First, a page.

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For the Love of the Flathead V8

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Tags: Tech, Street, Engine, V8, Street

What is the first thing you think of when you hear the word Hot Rod? Maybe it brings back a memory of your neighbors 1955 Chevy Hardtop burn out machine, a family members classic car you remember riding in as a kid or even your very own old school car.

If you are reading this I would be willing to bet the term 'Hot Rod' triggers some kind of thought, memory or emotion. For me it’s all about emotions. I rarely remember or store any memories for something that didn’t have an emotional effect on me. If it didn’t make me feel some kind of way, I pretty much dismissed it.

Fortunately for me my very first “Hot Rod” memories definitely come with emotion. The roots of these memories come with the time spent with my grandfather on our family farm. I was the oldest of four children and from a very young age I spent the majority of my summer days with him. We did all kinds of things from chores, to checking the irrigation pipes, keeping the cattle in check or spending time at the local German Club playing cards. It was time well spent with a true all American. He was a Korean War Vet and my Hero.

During this time I learned some basic mechanical skills servicing the fleet of tractors and tow rigs we had. I learned what it took to take good care of something that absolutely had to last. These machines had to work at the right time. Usually to keep something functioning you must service that machine and service it with good parts. I believe this is where my love for mechanics started and never really stopped!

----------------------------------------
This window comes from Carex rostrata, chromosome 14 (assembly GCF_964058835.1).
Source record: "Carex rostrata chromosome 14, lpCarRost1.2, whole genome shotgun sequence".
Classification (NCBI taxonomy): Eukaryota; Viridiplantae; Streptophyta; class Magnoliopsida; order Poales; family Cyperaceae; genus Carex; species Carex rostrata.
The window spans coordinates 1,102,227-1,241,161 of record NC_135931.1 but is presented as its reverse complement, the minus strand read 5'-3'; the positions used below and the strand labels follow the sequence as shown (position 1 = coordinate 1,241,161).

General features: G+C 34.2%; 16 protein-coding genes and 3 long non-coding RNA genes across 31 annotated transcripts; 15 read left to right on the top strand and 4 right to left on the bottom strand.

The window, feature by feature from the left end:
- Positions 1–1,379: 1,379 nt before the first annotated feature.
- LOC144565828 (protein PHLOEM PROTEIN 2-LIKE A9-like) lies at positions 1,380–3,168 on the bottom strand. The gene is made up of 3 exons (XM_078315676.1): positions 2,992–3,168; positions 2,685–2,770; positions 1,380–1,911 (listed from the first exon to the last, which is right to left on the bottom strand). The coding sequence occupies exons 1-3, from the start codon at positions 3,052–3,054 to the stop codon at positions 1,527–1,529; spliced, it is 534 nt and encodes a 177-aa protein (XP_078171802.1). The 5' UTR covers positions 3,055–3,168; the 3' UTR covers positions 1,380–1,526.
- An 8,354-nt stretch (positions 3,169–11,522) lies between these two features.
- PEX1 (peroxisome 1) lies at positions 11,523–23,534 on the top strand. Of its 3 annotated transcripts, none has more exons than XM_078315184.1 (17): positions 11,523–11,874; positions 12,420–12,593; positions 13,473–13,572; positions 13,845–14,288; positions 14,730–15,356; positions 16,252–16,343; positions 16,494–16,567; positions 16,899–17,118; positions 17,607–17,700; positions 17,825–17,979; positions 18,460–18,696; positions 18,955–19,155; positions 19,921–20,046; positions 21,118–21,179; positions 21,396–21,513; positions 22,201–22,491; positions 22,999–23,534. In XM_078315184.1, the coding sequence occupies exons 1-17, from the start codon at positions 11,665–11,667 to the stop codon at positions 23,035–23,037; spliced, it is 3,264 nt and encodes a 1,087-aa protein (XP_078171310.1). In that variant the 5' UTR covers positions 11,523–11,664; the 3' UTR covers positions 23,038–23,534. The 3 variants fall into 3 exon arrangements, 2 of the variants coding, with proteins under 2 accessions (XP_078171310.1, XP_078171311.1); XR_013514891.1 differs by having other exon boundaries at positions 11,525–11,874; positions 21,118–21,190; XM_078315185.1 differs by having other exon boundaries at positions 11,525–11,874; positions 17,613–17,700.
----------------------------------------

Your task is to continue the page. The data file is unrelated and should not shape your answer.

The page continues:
On this farm the vehicles we drove were FORDS! Some of the Tractors were even Fords. My Grandmother LOVED Ford vehicles. From the 1958 Ford Sedan my Grandfather bought for her right off the dealership floor, to the later model Supercharged T bird and the Ford Escape she currently drives. He purchased the 1958 Ford sedan to pick up my Grandmother and my new baby Aunt up from the hospital! One of the many stories I love to hear about him.

Ford offers a heritage unlike any other and this heritage has been passed down to me. My father still takes care of the family farm to this day. Can you guess what his beater truck of choice is? Yep, you guessed it, an older Ford F150.

Even though I mostly worked on tractors at a young age, some people would argue that those aren’t Hot Rods. I would probably be up for a debate on that. Especially when it’s the first four wheeled machine I was allowed to operate at eight years old by myself, and I was able to bump that throttle rod until it won’t go any higher and scream down a gravel road free as could be. I’d say it’s a Hot Rod! Although, by today’s standards my parents could probably go to jail for letting an eight year old operate a tractor, it was something from my past that shaped who I am today.

In their defense I was only able to drive about a quarter mile to the first drive of our cornfield. That was still pure freedom and 10-20 mph at eight years old felt amazing! Seeing the exhaust flapper fly up, some smoke barrel out the pipe and the tone of the engine revving up was more than enough for me, at least for a short while. The wind blew through my hair and the smile on my face couldn’t get any bigger, it wouldn’t take long for the go fast bug to get into my blood.